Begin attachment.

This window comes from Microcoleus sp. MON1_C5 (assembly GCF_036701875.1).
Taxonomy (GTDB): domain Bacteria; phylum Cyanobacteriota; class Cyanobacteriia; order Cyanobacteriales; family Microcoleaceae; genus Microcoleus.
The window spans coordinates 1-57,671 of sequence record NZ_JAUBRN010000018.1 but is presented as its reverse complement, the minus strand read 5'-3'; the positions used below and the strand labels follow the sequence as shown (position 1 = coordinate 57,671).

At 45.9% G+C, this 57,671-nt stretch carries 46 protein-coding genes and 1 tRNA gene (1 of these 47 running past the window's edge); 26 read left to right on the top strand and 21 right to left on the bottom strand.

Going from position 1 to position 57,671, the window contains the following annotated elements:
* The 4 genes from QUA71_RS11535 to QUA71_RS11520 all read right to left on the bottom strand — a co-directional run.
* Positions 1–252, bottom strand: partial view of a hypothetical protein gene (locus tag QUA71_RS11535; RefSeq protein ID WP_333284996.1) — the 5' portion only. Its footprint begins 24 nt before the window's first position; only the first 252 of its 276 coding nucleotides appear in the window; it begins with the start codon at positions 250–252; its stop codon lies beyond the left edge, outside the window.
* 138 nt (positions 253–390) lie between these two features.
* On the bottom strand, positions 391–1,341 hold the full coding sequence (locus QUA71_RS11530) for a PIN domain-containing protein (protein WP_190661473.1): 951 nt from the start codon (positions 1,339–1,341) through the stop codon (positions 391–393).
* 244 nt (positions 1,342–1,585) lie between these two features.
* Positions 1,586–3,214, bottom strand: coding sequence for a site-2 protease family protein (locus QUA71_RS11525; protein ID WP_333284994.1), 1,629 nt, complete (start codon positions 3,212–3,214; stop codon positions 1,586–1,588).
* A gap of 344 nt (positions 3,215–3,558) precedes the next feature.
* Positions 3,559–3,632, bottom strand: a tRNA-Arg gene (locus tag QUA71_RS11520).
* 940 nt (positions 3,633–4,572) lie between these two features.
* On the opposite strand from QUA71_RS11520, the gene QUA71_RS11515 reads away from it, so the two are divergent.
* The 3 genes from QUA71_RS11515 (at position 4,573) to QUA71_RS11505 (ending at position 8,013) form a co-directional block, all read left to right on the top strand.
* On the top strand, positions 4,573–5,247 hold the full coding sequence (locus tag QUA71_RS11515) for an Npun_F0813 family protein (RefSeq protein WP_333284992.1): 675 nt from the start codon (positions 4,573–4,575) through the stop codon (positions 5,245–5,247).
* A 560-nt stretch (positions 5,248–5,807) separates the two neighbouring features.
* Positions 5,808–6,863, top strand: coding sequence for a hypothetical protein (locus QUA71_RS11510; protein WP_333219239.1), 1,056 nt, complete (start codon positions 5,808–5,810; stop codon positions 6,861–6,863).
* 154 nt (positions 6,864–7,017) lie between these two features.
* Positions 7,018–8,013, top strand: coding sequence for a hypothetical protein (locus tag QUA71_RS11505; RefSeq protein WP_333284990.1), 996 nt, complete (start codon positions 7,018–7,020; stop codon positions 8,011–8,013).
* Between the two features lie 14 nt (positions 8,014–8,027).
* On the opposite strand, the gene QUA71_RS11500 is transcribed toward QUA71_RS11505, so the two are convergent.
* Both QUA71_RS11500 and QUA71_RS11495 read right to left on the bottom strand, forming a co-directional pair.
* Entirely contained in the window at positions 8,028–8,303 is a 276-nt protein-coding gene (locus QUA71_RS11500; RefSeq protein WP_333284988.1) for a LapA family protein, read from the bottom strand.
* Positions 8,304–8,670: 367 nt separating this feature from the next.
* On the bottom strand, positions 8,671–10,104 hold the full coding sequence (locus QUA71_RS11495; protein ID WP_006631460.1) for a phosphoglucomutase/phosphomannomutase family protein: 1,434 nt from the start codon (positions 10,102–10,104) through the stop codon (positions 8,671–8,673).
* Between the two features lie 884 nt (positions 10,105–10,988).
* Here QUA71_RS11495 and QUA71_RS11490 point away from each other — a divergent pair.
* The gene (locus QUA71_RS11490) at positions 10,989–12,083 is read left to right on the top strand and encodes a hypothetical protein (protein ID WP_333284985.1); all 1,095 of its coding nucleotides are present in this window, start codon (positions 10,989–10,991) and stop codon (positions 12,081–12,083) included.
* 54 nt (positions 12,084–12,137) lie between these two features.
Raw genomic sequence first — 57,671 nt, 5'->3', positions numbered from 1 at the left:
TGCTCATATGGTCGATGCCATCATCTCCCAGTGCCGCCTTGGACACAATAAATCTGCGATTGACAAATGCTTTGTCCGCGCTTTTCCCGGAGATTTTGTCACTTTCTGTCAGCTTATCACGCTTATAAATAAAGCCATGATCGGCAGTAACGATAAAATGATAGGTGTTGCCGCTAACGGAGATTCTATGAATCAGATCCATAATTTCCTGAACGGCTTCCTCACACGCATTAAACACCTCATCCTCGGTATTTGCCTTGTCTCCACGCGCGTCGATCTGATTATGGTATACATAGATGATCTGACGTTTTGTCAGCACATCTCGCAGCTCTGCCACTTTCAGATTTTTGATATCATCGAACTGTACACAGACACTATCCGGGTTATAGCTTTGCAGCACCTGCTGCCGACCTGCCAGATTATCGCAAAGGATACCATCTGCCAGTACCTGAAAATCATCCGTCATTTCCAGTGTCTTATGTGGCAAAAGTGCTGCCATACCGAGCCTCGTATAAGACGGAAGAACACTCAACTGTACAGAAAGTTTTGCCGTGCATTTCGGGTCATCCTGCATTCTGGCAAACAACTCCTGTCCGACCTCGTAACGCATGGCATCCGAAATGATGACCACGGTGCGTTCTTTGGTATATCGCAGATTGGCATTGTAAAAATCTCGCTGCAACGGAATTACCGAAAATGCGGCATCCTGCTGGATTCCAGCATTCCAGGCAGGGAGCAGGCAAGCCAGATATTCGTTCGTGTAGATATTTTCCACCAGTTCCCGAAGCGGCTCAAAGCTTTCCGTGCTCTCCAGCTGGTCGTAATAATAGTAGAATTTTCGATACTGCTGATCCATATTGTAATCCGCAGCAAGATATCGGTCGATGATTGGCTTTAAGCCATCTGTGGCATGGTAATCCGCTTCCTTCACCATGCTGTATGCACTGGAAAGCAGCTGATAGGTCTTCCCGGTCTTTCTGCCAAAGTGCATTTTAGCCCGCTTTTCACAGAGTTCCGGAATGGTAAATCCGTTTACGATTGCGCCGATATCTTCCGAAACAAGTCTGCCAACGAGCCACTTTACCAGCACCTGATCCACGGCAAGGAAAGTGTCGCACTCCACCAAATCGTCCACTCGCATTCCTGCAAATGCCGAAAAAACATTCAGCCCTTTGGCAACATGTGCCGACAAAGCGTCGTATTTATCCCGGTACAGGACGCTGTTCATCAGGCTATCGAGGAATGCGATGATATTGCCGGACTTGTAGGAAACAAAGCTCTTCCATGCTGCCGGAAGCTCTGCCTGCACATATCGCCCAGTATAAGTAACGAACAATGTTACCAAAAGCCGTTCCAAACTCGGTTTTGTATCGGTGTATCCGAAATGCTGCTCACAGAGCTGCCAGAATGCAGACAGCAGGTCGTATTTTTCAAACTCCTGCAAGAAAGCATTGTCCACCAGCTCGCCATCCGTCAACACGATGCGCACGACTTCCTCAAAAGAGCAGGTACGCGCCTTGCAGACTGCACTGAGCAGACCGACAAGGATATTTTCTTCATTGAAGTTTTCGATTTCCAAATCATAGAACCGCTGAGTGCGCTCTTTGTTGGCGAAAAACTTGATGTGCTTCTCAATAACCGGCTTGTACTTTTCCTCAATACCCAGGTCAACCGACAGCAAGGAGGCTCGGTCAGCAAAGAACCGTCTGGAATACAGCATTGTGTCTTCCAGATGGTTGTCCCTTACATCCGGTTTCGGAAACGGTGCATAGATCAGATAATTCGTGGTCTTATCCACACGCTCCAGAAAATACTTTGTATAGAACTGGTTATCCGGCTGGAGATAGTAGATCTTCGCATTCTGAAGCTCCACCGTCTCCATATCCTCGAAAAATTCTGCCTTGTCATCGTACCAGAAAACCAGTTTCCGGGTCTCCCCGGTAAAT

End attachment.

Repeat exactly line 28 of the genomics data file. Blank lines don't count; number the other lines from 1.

* Between the two features lie 884 nt (positions 10,105–10,988).